By saying, expansively, “You can be anything you want,” he gave me freedom of choice, appreciation of competence – and permission for situational nonconformity. At boarding school, I once received a letter containing something he’d liked and typed out, with a note saying I should read and pass it on to my brother: “Ten lessons for my sons”. I suppose it was this, compounded by my brother’s unremitting generosity, which had me performing his cremation rites.
As we grew older, and he became more disabled and dependent, he became our role model of dignity and gracious acceptance. We learnt from him that it was possible to be a responsible person and participate in the joy of living even within the narrowest parameters. As his ability to communicate reduced, we learnt that silent dignity carries its own message. Those around him, many who had never known him as we had, full of humour, kindness and vitality – even strangers – continued to respond to him with the same quality of affection and regard that he had always drawn.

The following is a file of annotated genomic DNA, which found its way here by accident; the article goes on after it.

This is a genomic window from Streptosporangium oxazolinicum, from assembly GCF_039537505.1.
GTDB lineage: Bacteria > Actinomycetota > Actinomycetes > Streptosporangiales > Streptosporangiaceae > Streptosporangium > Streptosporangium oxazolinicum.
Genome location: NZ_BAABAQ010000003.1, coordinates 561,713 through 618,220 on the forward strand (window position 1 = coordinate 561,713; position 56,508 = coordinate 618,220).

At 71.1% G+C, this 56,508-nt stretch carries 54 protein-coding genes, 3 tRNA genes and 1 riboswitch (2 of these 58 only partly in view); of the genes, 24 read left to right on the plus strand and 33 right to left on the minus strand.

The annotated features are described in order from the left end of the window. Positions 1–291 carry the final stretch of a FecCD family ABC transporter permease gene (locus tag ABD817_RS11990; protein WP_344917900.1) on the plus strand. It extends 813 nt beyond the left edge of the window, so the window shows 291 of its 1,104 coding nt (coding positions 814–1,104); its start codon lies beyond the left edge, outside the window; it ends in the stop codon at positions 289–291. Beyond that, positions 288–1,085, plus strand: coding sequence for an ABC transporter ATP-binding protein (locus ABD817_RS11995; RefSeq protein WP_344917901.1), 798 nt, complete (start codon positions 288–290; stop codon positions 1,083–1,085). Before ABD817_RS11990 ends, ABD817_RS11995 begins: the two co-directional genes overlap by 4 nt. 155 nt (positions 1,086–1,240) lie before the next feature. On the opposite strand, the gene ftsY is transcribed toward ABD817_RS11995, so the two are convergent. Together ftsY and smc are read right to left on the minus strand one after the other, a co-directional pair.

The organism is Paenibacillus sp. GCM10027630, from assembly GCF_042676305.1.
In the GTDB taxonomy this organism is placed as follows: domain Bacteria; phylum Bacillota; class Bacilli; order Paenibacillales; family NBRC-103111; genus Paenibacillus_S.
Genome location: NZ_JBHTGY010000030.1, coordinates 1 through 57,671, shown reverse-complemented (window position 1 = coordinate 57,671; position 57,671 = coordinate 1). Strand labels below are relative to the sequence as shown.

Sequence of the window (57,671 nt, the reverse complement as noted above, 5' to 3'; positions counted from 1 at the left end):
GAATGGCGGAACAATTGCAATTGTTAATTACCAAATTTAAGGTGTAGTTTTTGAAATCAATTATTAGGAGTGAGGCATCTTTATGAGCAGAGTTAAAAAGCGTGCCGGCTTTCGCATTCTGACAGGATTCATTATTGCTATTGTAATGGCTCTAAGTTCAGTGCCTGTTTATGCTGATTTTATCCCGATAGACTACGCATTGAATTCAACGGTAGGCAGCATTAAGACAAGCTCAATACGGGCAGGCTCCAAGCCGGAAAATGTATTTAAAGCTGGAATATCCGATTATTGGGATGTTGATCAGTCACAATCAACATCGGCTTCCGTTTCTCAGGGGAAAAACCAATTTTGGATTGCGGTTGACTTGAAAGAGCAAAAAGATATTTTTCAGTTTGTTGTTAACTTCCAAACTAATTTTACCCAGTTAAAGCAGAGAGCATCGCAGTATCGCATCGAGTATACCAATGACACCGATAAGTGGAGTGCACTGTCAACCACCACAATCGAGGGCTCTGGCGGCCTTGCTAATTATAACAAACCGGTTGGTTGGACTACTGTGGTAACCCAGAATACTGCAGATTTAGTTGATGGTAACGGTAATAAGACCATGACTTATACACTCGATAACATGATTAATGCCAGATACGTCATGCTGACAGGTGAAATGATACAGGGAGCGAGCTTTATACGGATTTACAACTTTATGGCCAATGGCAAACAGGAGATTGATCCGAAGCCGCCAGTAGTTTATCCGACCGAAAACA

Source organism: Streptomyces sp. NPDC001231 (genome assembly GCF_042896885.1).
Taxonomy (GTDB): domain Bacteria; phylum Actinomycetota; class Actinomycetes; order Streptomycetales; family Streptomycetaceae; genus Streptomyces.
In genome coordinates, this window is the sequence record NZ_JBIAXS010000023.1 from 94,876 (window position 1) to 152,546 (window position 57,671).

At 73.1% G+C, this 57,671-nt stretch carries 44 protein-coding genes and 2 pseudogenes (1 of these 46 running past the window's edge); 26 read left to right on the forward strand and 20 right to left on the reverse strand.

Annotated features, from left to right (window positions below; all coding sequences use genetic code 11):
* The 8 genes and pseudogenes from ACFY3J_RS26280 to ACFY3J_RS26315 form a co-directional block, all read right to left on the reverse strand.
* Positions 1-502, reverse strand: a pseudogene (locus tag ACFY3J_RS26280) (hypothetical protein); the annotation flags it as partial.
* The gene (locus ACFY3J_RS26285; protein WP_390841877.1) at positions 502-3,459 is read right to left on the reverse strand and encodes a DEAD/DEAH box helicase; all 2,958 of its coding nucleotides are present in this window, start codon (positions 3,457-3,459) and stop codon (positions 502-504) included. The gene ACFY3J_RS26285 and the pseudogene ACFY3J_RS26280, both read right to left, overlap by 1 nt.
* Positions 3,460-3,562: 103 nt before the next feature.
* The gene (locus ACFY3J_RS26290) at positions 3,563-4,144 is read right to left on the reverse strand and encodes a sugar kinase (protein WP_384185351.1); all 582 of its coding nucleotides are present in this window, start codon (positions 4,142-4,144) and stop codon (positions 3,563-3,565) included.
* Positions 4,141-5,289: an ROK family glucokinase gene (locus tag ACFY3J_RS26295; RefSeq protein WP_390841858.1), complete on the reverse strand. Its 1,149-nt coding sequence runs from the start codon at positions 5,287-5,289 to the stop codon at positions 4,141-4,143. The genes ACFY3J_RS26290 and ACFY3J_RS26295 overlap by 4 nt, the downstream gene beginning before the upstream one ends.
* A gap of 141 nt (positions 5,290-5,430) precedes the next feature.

My father left me with a room of my own: a position from which, as Virginia Woolf eloquently observed, one’s publishers’ political affiliations are of little consequence. Embroiled recently in a compromising hospital procedure, I drew courage from the memory of his stoic bravery when faced repeatedly with worse. It struck me that his real legacy was the comprehension that disability cannot prevent anyone from living life to the full, with good humour, wit, and dignity.
First appeared as ‘Living with Parkinson’s’ in Open magazine on 5 September 2011

Friday, April 27, 2012

Songbird launches in Bangalore on 30 April

Here are some interviews in the local papers in advance of the event - click the image for a link ...

Tuesday, February 21, 2012

When Jeeves became Jeevan

An article in New Indian Express, Chennai, today
Prashanti Ganesh
Express News Service
Last Updated: 21 Feb 2012 10:32:30 AM IST